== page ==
Voices From Alabama’s ‘Ground Zero’: Young Vets and Filmmakers Step In After the Storm
At dawn, one week after deadly tornadoes ripped through the South, Scott Lederer and his filmmaking team watched the sun rise over the debris in Tuscaloosa—an Alabama town dubbed the ‘Ground Zero’ of the storm.
Scott, Gadi and Frederik Boll are part of Splashlife, a member-based network dedicated to helping young Americans improve their lives and serve others. In Tuscaloosa, the young crew documented the devastation and rebuilding efforts of a few courageous groups of military vets.
That first day on the ground, Scott was “absolutely overwhelmed” by how little was left standing.
The city blocks looked like they were full of huge “pickup sticks,” he says. “There weren’t structures anymore. It was like somebody took a bunch of two-by-fours, made a big landfill and then dropped cars and belongings on top of it.”
The team came across Ryan Munoz, a college student who was in his house when the storm hit. Ryan and his roommates managed to survive, but his home was completely demolished.
As they interviewed Ryan he stood in the center of where his house used to be and pointed at a Jeep lying upside down 200 yards away. He told TakePart that most of his bedroom was lying underneath that Jeep.
“His room literally moved to another block in the neighborhood,” Scott says of Ryan.
Moments after the storm, Ryan used his cell phone to document the damage. Here is that startling footage along with a moving interview.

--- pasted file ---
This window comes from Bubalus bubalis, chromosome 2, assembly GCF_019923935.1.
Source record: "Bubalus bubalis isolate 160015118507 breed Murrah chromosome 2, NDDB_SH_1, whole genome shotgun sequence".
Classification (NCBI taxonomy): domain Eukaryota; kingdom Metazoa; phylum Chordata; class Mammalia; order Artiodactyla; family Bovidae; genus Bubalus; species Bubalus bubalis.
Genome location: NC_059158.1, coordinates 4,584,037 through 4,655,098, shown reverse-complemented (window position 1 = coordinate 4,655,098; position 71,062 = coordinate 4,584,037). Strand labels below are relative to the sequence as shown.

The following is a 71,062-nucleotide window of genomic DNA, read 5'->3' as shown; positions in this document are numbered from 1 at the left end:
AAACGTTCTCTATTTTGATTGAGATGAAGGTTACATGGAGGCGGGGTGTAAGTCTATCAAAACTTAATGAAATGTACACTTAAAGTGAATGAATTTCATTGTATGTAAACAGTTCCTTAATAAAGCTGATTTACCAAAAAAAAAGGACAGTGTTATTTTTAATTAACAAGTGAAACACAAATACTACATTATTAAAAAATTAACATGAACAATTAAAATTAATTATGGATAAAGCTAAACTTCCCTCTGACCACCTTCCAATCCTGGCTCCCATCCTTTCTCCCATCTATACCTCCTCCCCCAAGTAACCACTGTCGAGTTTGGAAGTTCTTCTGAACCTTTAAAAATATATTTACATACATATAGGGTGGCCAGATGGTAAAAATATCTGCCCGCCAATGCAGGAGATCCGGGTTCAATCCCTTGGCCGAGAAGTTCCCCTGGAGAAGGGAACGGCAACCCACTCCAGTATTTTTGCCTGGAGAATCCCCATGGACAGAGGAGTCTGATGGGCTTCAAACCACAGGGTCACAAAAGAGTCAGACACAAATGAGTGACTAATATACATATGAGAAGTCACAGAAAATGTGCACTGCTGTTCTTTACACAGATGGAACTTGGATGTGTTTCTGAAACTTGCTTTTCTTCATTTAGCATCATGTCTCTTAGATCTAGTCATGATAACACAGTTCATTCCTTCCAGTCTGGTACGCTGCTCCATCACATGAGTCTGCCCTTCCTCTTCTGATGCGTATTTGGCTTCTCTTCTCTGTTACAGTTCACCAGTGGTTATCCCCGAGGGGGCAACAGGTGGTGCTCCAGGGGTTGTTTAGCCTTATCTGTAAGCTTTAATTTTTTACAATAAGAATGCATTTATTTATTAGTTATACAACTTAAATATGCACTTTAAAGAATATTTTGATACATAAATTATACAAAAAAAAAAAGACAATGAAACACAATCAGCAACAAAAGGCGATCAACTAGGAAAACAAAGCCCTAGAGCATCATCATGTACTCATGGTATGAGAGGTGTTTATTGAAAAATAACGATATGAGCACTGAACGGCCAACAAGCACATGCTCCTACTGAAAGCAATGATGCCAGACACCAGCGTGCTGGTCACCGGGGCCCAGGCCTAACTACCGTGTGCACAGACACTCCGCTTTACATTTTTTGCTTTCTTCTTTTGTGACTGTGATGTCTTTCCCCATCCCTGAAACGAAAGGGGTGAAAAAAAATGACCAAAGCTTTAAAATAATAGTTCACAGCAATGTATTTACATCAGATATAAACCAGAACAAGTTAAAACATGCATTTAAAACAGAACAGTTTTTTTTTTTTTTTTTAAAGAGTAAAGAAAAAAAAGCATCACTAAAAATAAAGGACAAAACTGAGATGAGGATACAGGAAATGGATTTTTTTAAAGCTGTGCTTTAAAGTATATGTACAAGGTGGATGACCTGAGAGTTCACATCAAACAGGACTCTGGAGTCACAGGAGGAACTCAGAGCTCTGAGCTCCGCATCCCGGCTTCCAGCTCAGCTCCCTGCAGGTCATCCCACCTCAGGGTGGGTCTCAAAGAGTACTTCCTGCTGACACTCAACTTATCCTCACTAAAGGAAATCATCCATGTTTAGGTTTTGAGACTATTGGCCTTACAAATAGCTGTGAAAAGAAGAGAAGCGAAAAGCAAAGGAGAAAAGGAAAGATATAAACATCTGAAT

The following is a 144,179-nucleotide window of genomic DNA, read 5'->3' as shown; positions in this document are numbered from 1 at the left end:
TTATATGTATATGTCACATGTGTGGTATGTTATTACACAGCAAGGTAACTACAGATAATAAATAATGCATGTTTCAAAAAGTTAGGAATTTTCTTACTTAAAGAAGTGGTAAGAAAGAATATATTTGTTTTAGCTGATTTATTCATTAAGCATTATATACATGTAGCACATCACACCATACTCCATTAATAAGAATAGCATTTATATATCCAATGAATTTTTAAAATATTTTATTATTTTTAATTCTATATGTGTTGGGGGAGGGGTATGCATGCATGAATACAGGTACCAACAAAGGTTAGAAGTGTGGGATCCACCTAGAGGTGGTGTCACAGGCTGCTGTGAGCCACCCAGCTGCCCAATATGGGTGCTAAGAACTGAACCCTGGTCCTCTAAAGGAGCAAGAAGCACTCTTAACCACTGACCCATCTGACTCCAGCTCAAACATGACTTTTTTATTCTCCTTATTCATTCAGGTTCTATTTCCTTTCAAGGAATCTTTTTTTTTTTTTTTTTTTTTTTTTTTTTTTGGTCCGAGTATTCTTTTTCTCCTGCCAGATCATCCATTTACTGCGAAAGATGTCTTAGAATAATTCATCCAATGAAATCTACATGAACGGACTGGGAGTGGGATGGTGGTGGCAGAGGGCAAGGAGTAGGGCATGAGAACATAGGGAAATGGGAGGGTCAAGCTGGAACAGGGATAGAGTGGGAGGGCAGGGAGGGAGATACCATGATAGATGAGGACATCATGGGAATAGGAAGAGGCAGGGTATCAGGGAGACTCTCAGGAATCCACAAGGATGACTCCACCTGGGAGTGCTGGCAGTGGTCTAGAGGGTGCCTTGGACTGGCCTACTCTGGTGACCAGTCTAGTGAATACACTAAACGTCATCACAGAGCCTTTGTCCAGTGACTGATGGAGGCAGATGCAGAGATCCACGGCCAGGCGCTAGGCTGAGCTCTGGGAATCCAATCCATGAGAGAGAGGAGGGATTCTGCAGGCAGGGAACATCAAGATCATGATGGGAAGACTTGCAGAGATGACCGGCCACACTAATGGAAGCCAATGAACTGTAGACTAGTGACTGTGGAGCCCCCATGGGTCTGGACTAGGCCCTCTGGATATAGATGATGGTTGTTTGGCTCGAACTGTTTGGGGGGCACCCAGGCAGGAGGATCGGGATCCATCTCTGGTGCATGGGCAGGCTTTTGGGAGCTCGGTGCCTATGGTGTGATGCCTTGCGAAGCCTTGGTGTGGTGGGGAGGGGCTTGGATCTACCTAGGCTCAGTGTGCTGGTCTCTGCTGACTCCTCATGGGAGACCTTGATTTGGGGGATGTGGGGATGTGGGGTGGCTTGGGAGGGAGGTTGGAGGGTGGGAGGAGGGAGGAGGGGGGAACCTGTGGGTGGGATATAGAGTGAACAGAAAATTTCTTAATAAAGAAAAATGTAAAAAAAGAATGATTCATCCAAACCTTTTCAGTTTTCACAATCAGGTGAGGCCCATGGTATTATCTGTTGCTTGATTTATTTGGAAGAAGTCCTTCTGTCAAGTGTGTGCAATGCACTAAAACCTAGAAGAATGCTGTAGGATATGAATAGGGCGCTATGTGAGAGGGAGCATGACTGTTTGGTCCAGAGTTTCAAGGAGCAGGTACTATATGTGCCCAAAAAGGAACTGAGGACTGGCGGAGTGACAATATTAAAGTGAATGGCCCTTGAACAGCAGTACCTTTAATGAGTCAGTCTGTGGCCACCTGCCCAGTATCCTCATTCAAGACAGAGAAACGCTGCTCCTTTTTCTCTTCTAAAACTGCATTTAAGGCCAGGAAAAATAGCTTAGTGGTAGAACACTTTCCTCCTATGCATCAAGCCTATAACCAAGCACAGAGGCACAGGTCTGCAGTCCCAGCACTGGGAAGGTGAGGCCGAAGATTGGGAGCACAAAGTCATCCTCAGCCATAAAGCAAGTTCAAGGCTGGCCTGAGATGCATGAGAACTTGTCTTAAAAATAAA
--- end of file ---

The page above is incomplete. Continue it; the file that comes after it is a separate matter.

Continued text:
After interviewing Ryan, Team Splashlife accompanied members of Campus Veterans Association as they delivered hot meals and cold water to people in the surrounding communities.
Campus Veterans Association is a group of veterans that provide support for one another after returning from deployment. Scott thought the vets would load up their trucks and deliver meals, but instead they walked on foot through each neighborhood meeting and delivering meals to anyone in need.
One compassionate vet in particular stood out to Scott. He told each and every person he met: “I’m happy that you are okay.”
After experiencing this, Scott wrote on his blog for Splashlife:
“While the tornadoes may have brought out the worst in nature and its ability to destroy, I am slowly beginning to realize it has also brought out some of the best qualities in the people that have responded.”
Scott and his team also went out with Team Rubicon—a relief organization that brings together returning vets to help victims in disaster zones. The former service members have mainly gone on international missions to countries like Haiti, Pakistan and Iraq, but when they saw the devastation in the South, they immediately hopped on a plane.
“The guys just dropped everything to come out,” Scott says.
TakePart asked Scott if he knew what Ryan, the young man they interviewed, was going to do next. He said he had some job leads in other cities and was looking forward to moving on.
Scott says, “He told us he couldn’t imagine coming back to where his house used to stand. ‘Every time I’d look at it, I’d have to live through this experience again,”‘ Ryan told them.
Stay tuned to TakePart for more ‘Rebuilding From Devastation’ coverage from Splashlife.